This research primarily deals with how the notion of developing foresight in order to deal with complexity and uncertainty, particularly with respect to the future, has translated into the education of business students. Schwarz (2013) argues that “an increasingly complex and dynamic business environment requires new approaches to teaching strategy to management students” (p. 59) and notes that simulations not only have positive effects on learning, but are also appropriate for educating management students. This observation points to business wargaming, which is essentially a dynamic strategic simulation.
Schwarz contends that business wargaming is necessary in management education because it can help close the gap between theory gained in a classroom setting and the application required by professions. Schwarz (2013) also maintains that the notion of gaming in regard to simulations is relevant in this context, because “gaming is credited with providing concrete experience that is processed through reflection” (p. 60). Schwarz states that the advantage of simulations and gaming is that it more deeply involves the participants through the emotional elements of simulations, which produces a different and less traditional kind of learning experience.
Kurtz (2003) describes a business wargame as a role-playing simulation of a dynamic business situation. Each team in the wargame is cast in the role of a certain stakeholder, such as a competitor, in some sort of business situation. The typical business wargame lasts several rounds, each one representing a defined time period. A business wargame is usually preceded by extensive research on the industry in which the wargame is supposed to take place. “Wargame” is the literal translation of the German Kriegsspiel. In the business environment, there is some discomfort with the words “war” and “game.” Hence, wargames are often referred to as “strategic simulations” and can have several purposes, such as strategy testing, crisis planning and management, change management, planning, training, and education.
Although the application of wargaming in the business context began in 1957 when the American Management Association (AMA) developed the first widely known business game, “The AMA Top Management Decision Simulation,” business wargaming itself can be traced at least as far back as ancient Greece. Perla (1990) credits the Chinese general and military philosopher Sun Tzu for developing the first wargame about 5000 years ago. This game was called ‘‘Wei-Hai,’’ meaning ‘‘encirclement.’’ ‘‘Go’’ appeared around 2200 BCE, ‘‘Chaturanga,’’ around 500 CE, and, later, chess could be perceived as its successor. Even though chess is much more abstract than a wargame, it contains several elements of warfare and can be regarded as a wargame in a broader sense.
How Business Wargames Work
The following is an excerpt from Schwarz’s paper:
A typical business wargame evolves over three moves, representing a certain length of time (e.g. three to ten years). A business wargame is predominately designed to evolve into the future, eventually describing scenarios of competitive business situations. The first move starts in the present, and is based on available data and information. A ‘‘move’’ is a decision cycle, which begins with the stakeholders or competing companies and the client team taking the initial actions, including competitive offerings, alliances, investments, or lobbying efforts. In general, four types of teams exist in a business wargame: a client team, competitive or stakeholder team, market team, and control team.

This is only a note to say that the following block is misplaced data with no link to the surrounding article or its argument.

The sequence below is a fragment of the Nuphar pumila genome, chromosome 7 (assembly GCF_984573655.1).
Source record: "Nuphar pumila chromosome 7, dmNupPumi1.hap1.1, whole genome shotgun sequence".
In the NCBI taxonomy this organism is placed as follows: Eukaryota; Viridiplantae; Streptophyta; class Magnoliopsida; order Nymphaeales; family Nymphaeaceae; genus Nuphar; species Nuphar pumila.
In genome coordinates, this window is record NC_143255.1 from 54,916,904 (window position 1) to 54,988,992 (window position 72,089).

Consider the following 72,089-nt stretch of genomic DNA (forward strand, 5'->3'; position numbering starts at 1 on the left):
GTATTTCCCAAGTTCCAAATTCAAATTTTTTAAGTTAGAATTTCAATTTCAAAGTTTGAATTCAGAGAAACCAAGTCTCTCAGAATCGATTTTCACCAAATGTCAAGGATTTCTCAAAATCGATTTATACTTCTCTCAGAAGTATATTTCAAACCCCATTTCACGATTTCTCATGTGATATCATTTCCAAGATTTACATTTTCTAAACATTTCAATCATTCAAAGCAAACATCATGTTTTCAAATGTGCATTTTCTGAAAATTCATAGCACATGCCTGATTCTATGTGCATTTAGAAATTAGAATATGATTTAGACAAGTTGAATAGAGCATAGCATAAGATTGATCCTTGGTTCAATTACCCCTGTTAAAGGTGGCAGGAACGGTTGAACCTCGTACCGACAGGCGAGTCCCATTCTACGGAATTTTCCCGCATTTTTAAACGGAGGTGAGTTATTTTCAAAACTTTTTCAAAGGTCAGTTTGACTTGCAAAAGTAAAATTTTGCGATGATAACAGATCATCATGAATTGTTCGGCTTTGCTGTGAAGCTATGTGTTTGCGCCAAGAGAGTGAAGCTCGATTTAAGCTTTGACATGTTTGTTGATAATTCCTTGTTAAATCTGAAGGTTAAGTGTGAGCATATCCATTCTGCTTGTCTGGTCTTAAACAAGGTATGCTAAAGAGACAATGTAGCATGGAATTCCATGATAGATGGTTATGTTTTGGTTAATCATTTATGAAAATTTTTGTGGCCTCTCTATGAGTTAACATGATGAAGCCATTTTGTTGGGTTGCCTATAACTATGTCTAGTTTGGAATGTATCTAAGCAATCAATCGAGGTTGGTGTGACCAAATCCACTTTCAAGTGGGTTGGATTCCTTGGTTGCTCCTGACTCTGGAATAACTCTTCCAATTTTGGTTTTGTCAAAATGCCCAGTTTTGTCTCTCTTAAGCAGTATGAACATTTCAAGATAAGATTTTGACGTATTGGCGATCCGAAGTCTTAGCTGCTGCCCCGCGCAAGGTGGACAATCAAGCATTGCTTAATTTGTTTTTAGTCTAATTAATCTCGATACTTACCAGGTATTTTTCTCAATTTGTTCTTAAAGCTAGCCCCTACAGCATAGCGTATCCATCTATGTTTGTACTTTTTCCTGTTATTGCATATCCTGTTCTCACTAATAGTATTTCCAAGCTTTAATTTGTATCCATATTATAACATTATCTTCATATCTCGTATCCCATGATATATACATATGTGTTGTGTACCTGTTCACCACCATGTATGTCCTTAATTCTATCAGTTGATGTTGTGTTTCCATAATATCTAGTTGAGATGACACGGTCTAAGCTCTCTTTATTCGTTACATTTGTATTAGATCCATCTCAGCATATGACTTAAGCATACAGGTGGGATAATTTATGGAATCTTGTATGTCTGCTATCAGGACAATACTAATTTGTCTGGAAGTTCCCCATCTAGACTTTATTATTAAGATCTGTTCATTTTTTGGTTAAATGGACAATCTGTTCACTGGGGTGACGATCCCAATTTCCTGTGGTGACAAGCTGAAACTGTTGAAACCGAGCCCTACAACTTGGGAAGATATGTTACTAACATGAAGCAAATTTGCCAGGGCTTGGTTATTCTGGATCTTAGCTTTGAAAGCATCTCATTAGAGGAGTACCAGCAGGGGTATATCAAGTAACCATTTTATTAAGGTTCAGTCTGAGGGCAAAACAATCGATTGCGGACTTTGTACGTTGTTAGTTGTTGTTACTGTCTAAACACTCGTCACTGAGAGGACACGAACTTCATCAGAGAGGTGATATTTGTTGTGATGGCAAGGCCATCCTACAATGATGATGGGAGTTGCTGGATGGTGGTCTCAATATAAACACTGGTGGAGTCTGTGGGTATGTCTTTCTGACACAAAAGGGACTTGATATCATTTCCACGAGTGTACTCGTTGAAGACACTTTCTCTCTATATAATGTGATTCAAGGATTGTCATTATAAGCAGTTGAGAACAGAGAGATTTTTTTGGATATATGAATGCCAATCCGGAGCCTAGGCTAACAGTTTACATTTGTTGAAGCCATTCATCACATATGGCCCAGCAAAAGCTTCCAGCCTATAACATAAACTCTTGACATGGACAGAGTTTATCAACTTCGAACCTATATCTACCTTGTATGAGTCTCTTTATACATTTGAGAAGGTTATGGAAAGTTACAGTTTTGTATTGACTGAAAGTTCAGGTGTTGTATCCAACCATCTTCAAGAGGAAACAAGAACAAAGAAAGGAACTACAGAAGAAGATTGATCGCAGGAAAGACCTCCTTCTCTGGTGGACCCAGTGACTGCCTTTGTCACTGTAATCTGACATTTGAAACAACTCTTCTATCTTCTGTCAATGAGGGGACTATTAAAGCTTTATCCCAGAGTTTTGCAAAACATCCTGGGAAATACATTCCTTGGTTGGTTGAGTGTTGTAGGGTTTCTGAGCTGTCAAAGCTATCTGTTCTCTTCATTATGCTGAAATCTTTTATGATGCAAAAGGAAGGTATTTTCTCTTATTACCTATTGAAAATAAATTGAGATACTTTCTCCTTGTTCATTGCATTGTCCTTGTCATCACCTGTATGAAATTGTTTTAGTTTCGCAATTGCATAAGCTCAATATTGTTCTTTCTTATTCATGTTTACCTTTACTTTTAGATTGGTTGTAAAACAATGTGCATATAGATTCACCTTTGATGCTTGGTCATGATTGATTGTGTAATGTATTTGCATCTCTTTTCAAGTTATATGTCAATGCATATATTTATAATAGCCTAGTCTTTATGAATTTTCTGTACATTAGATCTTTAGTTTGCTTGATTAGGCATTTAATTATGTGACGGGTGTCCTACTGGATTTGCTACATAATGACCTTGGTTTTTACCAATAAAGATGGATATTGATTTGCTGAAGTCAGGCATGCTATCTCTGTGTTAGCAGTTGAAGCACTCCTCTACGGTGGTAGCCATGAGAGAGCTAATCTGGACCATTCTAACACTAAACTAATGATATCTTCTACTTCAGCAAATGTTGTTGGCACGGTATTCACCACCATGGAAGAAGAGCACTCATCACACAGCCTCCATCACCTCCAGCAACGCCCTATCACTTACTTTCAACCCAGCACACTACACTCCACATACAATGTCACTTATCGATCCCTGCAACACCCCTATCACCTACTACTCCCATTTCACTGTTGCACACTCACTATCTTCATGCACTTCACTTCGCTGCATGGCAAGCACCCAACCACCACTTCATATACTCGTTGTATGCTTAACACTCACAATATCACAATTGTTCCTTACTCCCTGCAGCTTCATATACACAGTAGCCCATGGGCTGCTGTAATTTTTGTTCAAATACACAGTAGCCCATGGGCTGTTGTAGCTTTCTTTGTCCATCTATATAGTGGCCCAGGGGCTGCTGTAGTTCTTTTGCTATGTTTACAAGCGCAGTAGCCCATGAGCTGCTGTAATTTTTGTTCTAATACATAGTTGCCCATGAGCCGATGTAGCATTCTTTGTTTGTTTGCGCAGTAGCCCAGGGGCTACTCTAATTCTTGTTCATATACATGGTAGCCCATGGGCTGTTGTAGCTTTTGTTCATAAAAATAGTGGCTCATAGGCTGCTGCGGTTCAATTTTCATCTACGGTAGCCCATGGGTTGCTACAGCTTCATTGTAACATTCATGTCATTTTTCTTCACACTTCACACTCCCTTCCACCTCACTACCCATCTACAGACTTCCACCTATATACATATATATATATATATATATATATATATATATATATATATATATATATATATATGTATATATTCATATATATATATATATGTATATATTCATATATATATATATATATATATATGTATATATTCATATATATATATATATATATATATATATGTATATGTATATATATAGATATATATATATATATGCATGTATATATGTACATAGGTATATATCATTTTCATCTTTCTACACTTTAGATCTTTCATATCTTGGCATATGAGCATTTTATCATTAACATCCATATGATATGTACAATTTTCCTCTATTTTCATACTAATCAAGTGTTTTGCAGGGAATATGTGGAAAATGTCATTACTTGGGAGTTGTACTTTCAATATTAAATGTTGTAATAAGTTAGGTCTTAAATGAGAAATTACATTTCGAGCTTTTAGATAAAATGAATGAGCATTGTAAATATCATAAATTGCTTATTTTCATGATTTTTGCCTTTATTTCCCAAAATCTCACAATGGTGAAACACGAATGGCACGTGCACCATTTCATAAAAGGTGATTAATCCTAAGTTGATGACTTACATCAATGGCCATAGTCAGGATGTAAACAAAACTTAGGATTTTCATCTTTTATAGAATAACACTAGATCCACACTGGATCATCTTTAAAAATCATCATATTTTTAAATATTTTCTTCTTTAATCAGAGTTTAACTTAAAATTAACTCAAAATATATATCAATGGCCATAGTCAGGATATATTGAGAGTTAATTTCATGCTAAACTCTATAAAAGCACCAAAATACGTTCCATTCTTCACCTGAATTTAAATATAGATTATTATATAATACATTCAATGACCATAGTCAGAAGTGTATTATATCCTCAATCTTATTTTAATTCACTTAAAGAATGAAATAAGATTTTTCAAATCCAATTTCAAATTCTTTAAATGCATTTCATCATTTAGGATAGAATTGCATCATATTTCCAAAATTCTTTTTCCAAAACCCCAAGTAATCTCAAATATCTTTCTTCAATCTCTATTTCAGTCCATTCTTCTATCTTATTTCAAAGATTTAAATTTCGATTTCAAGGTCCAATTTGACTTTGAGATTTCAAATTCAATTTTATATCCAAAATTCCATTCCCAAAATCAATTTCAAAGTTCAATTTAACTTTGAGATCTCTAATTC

Competing teams will have to think about strategy, product, pricing, capacity, and technology, while also considering the business environment. The members of the client team have to execute and adjust their own strategy. An essential part of each move is the reaction of the customers, usually played by a market team, consisting of a group of market experts. The market team will provide the reactions of customers, providing figures such as size of the market, market segments, market share and revenue, and how these figures have changed in the course of the moves. All this data will be passed on to the control team, usually run by the wargaming experts, who use a financial model to calculate profits and losses. In addition, the control team is in charge of supervising the wargame and introducing discontinuities (e.g. technological developments or policy issues) to add real life dynamics. The control team can also assume the role of other stakeholders, such as regulators not represented in the business wargame as competitors.
At the end of each move, the control team calculates the results of the competing teams and the client team, and uses these results as the starting point for the next move. While the market team reacts and the control team calculates the figures, the competitive teams and the client teams plan their next move. They then learn the results of the previous move. As pointed out earlier, concerning computer-based simulations, models are supportive, adding reality to the business wargame but not intended to drive the simulation.
Prior to carrying out a business wargame, the objectives must be laid out, and a database of all information that is potentially useful to the players is created. The model translates the game’s data and the players’ decisions into game events, quantifying the moves and results of the wargame. After a business wargame has been played to completion, the wargaming experts and managers of the client company carry out an analysis, which is important for discussing lessons learned during the exercise. This analysis allows the managers to describe their experiences, to reflect on what they have learned, and to discuss subsequent steps, which will then result in additional lessons learned.
Schwarz, J. O. (2013). Business wargaming for teaching strategy making. Futures, 51, 59-66.